Rendeece – Endgame Sessions part III – Haven’t I Enough To Do Without Burying People?

The third installment in the Endgame series by Greek electronic experimental producer Rendeece!!




Rendeece – Is Mother Pegg’s light on? – Light! How could anyone’s light be on? – Extinguished! – Naturally it’s extinguished. If it’s not on it’s extinguished. – No, I mean Mother Pegg. – But naturally she’s extinguished! – Is she buried? – Buried! Who would have buried her?

Rendeece – I once knew a madman who thought the end of the world had come. He was a painter and engraver. I used to go and see him, in the asylum. I’d take him by the hand and drag him to the window. Look! There! All that rising corn! And there! Look! The sails of the herring fleet! All that loveliness! He’d snatch away his hand and go back into his corner. Appalled. All he had seen was ashes. – A madman? When was that? – Oh way back, way back, you weren’t in the land of the living. – God be with those days.

Rendeece – Do you not think this has gone on long enough? – Yes! What? – This… this… thing. – I’ve always thought so. You not? – Then it’s a day like any other day. – As long as it lasts.

Rendeece – Scoundrel! Why did you engender me? – I didn’t know. – What? What didn’t you know? – That it’d be you.

Rendeece – The man came crawling towards me, on his belly… It was an extra-ordinarily bitter day, I remember, zero by the thermometer. But considering it was Christmas Eve there was nothing… extra-ordinary about that… He raised his face to me, black with mingled dirt and tears. No no, don’t look at me, don’t look at me. He dropped his eyes and mumbled something, apologies I presume… Come on now, what is the object of this invasion? It was a glorious bright day, I remember, fifty by the heliometer, but already the sun was sinking down into the… down among the dead. Come on now, come on, present your petition and let me resume my labors… It was then he took the plunge. It’s my little one, he said… My little boy, he said, as if the sex mattered. Where did he come from? He named the hole. What are you insinuating? That the place is still inhabited? No no, not a soul, except himself and the child—assuming he existed… And you expect me to believe you have left your little one back there, all alone, and alive into the bargain? It was a howling day, I remember, a hundred by the anenometer. The wind was tearing up the dead pines and sweeping them… away. Come on, man, speak up, what is it you want from me, I have to put up my holly. Well to make it short it finally transpired that what he wanted from me was… bread for his brat? Bread? But I have no bread. Then perhaps a little corn? Corn, yes, I have corn, it’s true, in my granaries. But use your head. I give you some corn, a pound, a pound and a half, you bring it back to your child and you make him—if he’s still alive—a nice pot of porridge. The colors come back into his little cheeks—perhaps. And then? Use your head. You’re on earth, there’s no cure for that! It was an exceedingly dry day, I remember, zero by the hygrometer. Ideal weather, for my lumbago. But what in God’s name do you imagine? That the earth will awake in the spring? That the rivers and seas will run with fish again? That there’s manna in heaven still for imbeciles like you? Well to make it short I finally offered to take him into my service. He had touched a chord… In the end he asked me would I consent to take in the child as well—if he were still alive. It was the moment I was waiting for. Would I consent to take in the child… I can see him still, down on his knees, his hands flat on the ground, glaring at me with his mad eyes, in defiance of my wishes.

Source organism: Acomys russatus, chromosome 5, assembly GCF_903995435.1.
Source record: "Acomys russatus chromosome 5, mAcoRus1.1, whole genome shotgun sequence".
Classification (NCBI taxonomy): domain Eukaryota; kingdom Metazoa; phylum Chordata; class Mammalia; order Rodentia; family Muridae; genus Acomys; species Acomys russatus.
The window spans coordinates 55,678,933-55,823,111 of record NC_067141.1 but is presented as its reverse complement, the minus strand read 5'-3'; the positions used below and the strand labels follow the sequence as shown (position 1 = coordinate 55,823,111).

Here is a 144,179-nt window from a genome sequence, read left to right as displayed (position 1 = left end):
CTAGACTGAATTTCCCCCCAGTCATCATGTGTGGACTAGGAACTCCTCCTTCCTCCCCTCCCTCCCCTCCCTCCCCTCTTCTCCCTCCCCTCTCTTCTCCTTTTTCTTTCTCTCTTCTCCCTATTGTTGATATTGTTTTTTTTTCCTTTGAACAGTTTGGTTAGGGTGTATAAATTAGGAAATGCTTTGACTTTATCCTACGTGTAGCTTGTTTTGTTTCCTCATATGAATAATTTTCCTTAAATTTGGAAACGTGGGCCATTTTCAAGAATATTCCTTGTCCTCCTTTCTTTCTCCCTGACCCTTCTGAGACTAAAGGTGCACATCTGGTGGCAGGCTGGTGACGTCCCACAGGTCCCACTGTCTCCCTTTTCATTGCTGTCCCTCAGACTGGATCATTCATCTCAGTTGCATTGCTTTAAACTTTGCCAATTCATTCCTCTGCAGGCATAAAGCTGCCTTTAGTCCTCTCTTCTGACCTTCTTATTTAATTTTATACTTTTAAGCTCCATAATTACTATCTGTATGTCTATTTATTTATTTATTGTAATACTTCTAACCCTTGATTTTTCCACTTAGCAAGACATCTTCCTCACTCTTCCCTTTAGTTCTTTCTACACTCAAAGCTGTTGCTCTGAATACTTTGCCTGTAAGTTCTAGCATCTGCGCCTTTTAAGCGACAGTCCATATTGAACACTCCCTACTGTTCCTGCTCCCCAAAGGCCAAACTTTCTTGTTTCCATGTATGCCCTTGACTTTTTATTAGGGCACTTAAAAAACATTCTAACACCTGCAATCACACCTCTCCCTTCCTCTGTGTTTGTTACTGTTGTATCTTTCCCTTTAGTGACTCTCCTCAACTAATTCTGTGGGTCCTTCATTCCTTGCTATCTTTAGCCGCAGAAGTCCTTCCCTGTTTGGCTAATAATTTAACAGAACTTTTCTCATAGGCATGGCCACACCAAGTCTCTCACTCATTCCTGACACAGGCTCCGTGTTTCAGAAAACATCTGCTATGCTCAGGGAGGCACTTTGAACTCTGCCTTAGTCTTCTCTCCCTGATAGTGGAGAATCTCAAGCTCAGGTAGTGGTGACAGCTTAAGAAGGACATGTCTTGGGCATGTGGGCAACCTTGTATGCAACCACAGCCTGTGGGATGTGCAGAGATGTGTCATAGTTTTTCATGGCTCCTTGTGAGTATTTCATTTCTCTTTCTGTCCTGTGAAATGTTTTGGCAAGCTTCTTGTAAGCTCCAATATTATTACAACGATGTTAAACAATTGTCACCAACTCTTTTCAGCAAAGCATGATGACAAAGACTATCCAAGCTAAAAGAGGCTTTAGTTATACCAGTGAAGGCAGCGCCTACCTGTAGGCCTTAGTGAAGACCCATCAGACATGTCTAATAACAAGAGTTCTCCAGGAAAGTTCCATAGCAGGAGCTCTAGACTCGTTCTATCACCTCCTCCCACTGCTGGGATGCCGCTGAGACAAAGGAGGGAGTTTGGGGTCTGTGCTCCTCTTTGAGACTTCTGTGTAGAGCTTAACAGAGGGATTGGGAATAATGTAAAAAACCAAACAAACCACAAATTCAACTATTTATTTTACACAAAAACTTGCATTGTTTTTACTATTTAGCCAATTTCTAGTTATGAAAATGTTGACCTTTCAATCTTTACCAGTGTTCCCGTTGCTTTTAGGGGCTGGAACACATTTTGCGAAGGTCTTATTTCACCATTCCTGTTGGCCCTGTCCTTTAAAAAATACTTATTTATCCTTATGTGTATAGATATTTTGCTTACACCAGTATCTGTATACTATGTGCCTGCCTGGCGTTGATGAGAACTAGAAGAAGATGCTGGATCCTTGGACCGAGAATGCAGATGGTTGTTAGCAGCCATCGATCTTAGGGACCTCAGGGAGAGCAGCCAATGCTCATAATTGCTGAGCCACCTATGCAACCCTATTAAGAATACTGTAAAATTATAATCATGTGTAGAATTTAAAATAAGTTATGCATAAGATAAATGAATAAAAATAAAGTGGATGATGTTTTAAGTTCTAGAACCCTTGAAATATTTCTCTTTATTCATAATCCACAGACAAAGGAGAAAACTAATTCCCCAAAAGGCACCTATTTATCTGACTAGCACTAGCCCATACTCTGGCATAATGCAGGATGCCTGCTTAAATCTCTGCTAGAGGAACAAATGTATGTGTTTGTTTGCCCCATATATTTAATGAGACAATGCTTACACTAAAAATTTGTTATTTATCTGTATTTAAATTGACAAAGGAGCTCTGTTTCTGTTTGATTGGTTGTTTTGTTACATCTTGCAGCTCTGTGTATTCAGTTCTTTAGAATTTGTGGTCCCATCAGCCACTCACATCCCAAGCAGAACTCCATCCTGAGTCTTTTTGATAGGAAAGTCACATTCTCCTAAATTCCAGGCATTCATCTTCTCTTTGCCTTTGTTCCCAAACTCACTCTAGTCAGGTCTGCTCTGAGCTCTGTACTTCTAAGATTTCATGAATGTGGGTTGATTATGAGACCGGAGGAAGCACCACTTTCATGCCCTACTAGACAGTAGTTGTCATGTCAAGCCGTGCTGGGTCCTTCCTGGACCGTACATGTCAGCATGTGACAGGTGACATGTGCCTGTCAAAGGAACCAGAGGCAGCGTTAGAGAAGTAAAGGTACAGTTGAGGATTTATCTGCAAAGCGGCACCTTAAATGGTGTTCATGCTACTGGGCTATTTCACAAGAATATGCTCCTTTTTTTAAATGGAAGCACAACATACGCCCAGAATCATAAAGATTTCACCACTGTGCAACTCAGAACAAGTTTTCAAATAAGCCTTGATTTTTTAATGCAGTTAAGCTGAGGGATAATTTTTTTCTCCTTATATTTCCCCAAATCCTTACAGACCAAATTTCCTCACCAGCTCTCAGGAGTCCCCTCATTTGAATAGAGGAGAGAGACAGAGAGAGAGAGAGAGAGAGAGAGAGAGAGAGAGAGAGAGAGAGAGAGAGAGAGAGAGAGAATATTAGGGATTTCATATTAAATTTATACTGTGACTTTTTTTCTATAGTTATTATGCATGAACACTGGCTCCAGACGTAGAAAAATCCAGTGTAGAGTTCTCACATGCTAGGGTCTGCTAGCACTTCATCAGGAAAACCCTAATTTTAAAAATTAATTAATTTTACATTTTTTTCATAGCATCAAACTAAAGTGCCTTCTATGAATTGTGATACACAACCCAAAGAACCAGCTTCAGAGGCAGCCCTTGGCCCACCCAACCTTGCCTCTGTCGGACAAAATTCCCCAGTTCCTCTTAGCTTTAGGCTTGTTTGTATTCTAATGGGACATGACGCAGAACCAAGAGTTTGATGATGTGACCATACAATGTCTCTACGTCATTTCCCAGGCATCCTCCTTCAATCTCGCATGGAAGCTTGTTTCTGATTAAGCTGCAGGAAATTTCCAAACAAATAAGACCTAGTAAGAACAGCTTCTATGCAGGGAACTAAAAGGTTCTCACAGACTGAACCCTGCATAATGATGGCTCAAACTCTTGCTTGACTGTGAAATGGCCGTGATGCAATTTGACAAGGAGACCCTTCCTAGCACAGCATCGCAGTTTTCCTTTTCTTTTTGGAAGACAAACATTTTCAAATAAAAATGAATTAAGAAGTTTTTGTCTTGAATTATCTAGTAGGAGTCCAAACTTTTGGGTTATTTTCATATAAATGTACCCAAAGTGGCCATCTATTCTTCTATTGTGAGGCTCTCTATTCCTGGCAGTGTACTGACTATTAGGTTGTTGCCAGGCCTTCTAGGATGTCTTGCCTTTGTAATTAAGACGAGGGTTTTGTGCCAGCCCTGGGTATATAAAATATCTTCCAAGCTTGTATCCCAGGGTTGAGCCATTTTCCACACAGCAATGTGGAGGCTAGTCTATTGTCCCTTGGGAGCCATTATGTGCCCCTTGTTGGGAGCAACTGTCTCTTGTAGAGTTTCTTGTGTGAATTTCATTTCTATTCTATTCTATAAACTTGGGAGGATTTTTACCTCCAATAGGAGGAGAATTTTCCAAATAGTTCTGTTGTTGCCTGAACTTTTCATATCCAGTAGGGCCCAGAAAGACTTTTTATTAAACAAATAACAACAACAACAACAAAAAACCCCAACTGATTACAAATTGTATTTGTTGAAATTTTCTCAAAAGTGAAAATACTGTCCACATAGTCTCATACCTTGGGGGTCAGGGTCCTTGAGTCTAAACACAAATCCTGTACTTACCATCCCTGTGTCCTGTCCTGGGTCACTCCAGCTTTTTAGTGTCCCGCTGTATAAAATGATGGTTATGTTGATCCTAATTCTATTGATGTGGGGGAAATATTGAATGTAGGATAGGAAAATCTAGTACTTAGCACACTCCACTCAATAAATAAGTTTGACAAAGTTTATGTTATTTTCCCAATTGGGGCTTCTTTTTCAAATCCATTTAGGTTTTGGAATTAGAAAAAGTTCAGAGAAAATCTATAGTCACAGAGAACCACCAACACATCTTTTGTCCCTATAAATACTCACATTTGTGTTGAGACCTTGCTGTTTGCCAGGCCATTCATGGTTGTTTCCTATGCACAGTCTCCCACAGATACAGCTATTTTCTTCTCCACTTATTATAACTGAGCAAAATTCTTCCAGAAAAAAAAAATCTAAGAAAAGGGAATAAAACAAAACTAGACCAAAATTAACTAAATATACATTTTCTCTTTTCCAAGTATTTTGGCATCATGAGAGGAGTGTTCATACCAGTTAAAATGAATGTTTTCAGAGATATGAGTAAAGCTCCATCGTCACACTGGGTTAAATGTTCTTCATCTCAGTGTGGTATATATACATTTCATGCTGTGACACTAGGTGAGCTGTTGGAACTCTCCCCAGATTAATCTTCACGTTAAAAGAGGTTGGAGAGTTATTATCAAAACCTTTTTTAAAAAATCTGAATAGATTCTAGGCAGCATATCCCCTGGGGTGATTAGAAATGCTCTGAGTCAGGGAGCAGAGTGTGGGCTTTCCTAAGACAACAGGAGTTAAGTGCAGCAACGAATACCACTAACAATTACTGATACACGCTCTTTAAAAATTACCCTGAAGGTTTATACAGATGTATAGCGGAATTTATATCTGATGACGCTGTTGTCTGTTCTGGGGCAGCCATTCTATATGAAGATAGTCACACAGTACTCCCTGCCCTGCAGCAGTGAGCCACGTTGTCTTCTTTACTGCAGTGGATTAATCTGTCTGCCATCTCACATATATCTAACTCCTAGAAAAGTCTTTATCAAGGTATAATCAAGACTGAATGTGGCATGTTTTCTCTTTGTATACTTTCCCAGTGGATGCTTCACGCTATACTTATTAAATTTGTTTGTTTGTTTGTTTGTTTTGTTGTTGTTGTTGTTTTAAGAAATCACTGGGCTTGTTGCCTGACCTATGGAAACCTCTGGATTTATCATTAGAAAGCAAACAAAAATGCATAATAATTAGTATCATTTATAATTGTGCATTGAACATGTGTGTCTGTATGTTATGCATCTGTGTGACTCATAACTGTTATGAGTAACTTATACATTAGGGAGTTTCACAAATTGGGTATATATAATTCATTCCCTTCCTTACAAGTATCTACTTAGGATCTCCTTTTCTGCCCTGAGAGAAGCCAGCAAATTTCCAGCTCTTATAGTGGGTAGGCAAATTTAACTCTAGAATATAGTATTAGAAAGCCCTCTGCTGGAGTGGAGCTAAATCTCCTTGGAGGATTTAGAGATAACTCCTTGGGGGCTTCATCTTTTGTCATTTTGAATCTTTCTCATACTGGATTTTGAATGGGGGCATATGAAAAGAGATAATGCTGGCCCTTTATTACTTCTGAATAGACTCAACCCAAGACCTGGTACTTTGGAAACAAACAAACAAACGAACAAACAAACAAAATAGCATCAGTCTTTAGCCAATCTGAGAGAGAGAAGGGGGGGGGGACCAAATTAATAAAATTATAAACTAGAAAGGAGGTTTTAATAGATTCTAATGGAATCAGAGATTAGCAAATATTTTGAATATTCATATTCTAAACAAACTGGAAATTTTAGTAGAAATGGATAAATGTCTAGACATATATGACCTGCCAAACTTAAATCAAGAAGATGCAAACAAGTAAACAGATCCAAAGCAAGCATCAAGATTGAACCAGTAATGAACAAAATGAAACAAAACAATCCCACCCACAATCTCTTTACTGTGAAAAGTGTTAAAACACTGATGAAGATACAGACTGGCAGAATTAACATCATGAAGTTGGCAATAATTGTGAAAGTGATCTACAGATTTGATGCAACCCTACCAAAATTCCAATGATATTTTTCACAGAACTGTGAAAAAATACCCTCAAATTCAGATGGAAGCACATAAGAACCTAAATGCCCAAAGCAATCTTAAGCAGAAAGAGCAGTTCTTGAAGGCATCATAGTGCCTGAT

Rendeece – Let us pray to God. – Again! – Me sugar-plum! – God first! Are you right? – Off we go. – And you? – Our Father which art…  – Silence! In silence! Where are your manners? Off we go. Well? – Wait! Nothing doing! – The bastard!! He doesn’t exist. – Not yet.

Rendeece –Whom did you call when you were a tiny boy, and were frightened, in the dark? Your mother? No. Me. We let you cry. Then we moved you out of earshot, so that we might sleep in peace. I was asleep, as happy as a king, and you woke me up to have me listen to you. It wasn’t indispensable, you didn’t really need to have me listen to you. I hope the day will come when you’ll really need to have me listen to you, and need to hear my voice, any voice. Yes, I hope I’ll live till then, to hear you calling me like when you were a tiny boy, and were frightened, in the dark, and I was your only hope.

Rendeece – What are you doing? – Putting things in order. I’m going to clear everything away! – Order! – I love order. It’s my dream. A world where all would be silent and still and each thing in its last place, under the last dust. – What in God’s name do you think you’re doing? – I’m doing my best to create a little order. – Drop it! – After all, there or elsewhere.